distinctly enough. For example, Ruckert's Wisdom of the Brahman, has many suggestions of Nietzsche's book, the third part of which has been strongly influenced by it. The whole orientalising and didactic poetry of the nineteenth century in Germany is inspired by Goethe's Western-Eastern Divan, and although Nietzsche's work does not show that influence to the same extent as A. W. Schlegel, Riickert, Platen, Bodenstedt, and Count Schack, yet it is historically in more than one respect connected with that literary school.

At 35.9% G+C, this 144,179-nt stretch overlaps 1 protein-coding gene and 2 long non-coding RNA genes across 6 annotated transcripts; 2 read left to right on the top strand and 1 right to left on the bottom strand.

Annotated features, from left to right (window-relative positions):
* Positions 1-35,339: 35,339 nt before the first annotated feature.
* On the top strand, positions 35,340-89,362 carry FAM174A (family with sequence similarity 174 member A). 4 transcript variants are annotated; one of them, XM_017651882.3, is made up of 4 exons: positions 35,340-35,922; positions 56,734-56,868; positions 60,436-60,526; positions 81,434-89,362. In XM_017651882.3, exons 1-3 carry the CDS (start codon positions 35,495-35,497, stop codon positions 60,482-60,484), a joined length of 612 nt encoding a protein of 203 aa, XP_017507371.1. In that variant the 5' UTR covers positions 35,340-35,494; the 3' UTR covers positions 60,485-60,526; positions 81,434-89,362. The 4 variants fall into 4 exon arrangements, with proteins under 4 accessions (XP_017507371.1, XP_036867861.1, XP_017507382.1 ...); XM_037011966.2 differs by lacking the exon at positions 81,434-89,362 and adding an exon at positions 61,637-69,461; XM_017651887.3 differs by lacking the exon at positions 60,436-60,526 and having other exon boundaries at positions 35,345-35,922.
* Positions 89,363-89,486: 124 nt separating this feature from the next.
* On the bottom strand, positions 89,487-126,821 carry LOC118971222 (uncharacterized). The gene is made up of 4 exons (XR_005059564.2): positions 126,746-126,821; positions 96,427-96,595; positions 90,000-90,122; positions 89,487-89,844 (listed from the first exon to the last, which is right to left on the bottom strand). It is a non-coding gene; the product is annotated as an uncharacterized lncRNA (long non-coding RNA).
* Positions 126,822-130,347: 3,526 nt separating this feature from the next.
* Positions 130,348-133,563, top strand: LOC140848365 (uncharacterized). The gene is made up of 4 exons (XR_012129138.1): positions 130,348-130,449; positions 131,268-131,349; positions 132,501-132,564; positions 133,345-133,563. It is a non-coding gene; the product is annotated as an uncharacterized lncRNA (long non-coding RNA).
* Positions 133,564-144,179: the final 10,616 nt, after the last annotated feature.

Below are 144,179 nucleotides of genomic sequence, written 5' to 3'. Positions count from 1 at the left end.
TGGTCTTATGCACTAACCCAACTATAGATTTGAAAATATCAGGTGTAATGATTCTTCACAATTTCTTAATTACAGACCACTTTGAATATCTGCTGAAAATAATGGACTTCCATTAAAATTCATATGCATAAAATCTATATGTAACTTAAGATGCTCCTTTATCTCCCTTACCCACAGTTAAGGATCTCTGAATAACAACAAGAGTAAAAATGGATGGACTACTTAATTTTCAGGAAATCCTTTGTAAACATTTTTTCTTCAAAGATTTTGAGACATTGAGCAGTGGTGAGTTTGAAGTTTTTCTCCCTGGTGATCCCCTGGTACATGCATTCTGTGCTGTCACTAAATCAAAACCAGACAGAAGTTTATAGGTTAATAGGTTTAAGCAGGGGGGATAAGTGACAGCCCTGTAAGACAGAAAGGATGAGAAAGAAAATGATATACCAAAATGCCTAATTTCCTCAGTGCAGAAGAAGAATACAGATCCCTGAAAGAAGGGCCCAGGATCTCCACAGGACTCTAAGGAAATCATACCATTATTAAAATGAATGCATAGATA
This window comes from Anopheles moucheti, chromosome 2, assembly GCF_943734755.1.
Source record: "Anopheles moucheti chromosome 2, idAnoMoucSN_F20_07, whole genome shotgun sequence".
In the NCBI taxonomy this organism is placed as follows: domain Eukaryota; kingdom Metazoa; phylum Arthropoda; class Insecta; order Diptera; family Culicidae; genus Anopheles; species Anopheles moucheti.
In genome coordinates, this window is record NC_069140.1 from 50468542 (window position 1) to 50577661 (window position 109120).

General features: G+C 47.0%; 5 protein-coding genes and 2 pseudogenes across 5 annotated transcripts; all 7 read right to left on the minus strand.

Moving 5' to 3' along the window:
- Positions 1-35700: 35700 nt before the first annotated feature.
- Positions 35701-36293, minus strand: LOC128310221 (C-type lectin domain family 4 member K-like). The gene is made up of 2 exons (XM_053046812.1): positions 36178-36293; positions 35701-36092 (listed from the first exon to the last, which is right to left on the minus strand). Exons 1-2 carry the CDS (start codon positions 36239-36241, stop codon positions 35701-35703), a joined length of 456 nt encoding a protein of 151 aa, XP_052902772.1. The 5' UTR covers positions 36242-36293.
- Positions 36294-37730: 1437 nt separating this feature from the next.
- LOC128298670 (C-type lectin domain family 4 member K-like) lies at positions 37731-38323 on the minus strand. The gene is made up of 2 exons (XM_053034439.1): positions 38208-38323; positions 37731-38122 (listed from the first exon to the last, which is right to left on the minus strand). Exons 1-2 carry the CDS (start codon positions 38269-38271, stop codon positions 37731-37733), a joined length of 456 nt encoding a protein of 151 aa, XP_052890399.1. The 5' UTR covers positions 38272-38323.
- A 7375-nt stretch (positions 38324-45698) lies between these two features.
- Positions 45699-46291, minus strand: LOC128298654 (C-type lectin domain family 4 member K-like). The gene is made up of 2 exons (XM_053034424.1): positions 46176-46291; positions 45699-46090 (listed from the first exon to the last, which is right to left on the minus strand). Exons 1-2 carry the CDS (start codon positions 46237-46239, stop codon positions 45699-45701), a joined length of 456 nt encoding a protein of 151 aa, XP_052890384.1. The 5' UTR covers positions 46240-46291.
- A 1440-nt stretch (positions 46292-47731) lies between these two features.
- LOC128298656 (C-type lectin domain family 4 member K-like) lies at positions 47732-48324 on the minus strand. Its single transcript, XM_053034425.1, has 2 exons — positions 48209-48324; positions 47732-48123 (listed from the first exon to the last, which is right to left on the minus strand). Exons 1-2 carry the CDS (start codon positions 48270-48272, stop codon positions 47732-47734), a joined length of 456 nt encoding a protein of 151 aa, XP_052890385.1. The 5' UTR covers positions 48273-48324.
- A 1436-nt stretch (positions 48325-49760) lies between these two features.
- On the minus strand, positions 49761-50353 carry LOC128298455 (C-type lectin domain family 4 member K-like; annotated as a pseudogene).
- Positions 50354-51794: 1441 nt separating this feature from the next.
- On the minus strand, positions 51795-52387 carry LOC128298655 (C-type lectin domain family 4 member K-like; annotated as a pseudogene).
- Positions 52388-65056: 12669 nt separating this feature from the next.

The work takes its title from the mythological founder or reformer of the Avestic religion, Zarathustra, whose name, in its Greek mutilated form, Zoroaster, is familiar to British readers. As the Antichrist shows, Nietzsche had made some studies in oriental religious literature, which Professor Max Muller's Sacred Books of the East had brought within the reach of educated Europe. Yet he either neglected Persian religious tradition or purposely in his prose-poem made no use of any knowledge he possessed in that field. Though attracted by the solemn sound of the name, which in a high degree pleased his musical ear, he declined to describe the life of his hero after the model of the Gâthas, which according to Professor Darmesteter form the oldest part of the Avesta, though belonging, in their present form at least, to no earlier date than the first century of our era. Nietzsche's Zarathustra is neither of the family of Spitama, nor is he the husband of Frahaoshtra's daughter Huogvi, nor yet the father-in-law of Jâmâspa, who had married Pourusishta, Zarathustra's daughter; but he has been disentangled from the whole mythological circle of which the Zarathustra of Persian sacred tradition is part. He is a solitary man, he has no relations, not even a sister. But, like Buddha, Christ, and old Zarathustra, he has a few disciples. Of a miraculous birth of his we learn nothing in Nietzsche's poem.